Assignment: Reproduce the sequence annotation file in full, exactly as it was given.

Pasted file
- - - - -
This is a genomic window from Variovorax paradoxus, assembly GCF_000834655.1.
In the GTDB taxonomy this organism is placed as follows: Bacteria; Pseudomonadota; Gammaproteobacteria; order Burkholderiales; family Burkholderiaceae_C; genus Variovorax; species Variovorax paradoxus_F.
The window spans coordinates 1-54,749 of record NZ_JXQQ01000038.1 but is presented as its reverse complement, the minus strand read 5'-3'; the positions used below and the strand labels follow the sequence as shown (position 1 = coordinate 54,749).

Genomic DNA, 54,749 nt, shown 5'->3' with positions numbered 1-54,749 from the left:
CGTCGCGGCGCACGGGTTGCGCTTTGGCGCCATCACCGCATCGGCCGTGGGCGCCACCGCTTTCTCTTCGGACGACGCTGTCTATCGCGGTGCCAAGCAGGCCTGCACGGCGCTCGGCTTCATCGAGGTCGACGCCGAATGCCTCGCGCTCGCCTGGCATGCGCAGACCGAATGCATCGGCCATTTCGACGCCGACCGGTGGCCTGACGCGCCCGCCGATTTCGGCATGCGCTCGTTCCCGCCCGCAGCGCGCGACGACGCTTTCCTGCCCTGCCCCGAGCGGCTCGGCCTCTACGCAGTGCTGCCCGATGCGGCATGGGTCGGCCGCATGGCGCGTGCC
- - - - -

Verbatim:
This is a genomic window from Variovorax paradoxus, assembly GCF_000834655.1.
In the GTDB taxonomy this organism is placed as follows: Bacteria; Pseudomonadota; Gammaproteobacteria; order Burkholderiales; family Burkholderiaceae_C; genus Variovorax; species Variovorax paradoxus_F.
The window spans coordinates 1-54,749 of record NZ_JXQQ01000038.1 but is presented as its reverse complement, the minus strand read 5'-3'; the positions used below and the strand labels follow the sequence as shown (position 1 = coordinate 54,749).

Genomic DNA, 54,749 nt, shown 5'->3' with positions numbered 1-54,749 from the left:
CGTCGCGGCGCACGGGTTGCGCTTTGGCGCCATCACCGCATCGGCCGTGGGCGCCACCGCTTTCTCTTCGGACGACGCTGTCTATCGCGGTGCCAAGCAGGCCTGCACGGCGCTCGGCTTCATCGAGGTCGACGCCGAATGCCTCGCGCTCGCCTGGCATGCGCAGACCGAATGCATCGGCCATTTCGACGCCGACCGGTGGCCTGACGCGCCCGCCGATTTCGGCATGCGCTCGTTCCCGCCCGCAGCGCGCGACGACGCTTTCCTGCCCTGCCCCGAGCGGCTCGGCCTCTACGCAGTGCTGCCCGATGCGGCATGGGTCGGCCGCATGGCGCGTGCC